The response to the Project Atomic launch has been overwhelming, and we’re getting a lot of interest – and questions – about the project. In particular, many developers and admins want to know what sets Atomic apart from other Docker-focused offerings.
A Distribution You Know and Trust
One of the most compelling reasons for users of Fedora, CentOS, and Red Hat Enterprise Linux is that the Atomic host brings the advantages of its base distribution.
The packages are used to create an Atomic host bring the same advantages of the base distribution – you get the base features you’d get with Fedora, CentOS, or RHEL (like SELinux, filesystem options, kernel tuning, and so forth). For RHEL customers, there’s also the certification and training ecosystem you can rely on with Red Hat Enterprise Linux Atomic Host.
Tools like Anaconda, which many admins and developers depend on for deploying and managing systems, will be available with Atomic hosts. This means Kickstart support, for instance, carries forward with Atomic hosts.
Because Atomic hosts are built with rpm-ostree, they benefit from the RPM ecosystem and will let projects and vendors distribute updates concurrently with the mainline distribution. So, for instance, when Fedora sends out an OpenSSL update the same RPMs used to deliver the update to users of the traditional Fedora distribution can be quickly used to generate a new tree for Atomic users.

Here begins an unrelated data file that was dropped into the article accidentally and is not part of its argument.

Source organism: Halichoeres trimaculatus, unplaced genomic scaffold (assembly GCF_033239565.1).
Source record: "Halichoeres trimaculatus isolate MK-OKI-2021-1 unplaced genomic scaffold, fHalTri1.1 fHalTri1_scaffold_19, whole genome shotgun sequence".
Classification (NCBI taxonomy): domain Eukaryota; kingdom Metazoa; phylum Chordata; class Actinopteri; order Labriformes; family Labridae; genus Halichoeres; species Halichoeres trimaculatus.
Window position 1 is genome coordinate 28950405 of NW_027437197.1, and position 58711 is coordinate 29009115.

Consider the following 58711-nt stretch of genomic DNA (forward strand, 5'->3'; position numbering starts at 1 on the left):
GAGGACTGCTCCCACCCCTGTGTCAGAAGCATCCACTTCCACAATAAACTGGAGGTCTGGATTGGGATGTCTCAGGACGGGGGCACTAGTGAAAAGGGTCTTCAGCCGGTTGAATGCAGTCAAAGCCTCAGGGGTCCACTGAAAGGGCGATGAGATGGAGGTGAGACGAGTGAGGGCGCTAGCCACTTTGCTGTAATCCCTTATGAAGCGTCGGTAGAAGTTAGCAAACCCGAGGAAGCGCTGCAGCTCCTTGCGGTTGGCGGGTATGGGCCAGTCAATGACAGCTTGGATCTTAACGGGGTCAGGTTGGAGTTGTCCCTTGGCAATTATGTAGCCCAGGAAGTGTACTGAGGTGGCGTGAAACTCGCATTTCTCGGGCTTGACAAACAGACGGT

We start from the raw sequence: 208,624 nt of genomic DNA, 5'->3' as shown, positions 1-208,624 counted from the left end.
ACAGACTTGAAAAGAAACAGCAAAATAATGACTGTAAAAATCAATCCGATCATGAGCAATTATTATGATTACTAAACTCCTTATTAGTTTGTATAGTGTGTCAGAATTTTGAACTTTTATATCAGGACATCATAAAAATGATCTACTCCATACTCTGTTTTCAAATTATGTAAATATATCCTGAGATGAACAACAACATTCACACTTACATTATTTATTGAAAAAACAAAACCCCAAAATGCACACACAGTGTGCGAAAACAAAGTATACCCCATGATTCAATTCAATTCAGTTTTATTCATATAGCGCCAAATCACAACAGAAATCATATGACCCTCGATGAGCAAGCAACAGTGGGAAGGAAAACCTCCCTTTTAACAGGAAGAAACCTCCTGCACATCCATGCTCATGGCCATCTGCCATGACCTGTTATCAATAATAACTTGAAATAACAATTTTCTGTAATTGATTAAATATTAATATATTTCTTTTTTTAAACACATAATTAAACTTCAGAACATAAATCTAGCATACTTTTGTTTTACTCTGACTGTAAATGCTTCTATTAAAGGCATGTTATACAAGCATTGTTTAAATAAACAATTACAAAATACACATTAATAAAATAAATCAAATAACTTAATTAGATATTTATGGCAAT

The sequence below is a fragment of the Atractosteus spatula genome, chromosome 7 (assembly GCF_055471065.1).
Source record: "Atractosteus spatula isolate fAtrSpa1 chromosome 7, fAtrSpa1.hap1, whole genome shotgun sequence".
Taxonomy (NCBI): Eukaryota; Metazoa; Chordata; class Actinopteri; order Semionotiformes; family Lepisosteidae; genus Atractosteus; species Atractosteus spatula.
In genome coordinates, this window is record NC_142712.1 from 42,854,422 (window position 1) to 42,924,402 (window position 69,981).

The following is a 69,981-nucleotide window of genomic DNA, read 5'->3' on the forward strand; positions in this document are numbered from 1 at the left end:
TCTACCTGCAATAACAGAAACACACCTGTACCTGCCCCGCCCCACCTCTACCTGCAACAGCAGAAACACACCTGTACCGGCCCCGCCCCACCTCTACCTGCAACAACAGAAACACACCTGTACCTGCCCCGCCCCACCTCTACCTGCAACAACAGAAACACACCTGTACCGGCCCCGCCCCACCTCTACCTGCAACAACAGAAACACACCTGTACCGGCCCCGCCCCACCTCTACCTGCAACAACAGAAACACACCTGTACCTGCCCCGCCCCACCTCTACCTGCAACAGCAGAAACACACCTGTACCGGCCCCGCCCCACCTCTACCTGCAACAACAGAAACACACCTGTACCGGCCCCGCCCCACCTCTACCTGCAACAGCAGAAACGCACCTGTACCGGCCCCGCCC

What’s more, users will have the ability to roll back updates when necessary.
Want to roll your own custom Atomic hosts? Want to do something crazy like including GNU Emacs on the Atomic Host? You can use the rpm-ostree technology to do just that.
A major feature that will be integrated into Atomic hosts is GearD, technology we’ve pulled in from the OpenShift Origin project, which helps bind systemd and Docker to make containers easier to configure and manage.
Finally, Atomic hosts feature Cockpit, a server manager that makes managing hosts, services, and containers easier. Cockpit is also coming to Fedora, CentOS, and RHEL, giving you another standard tool to work with for all of your systems.
We are excited to show this work to the larger community, and to invite you to not only use Atomic – but we’re also excited about working with the larger community to make Atomic hosts the best way to run Docker containers. Join our developer community, and let’s make Atomic even better.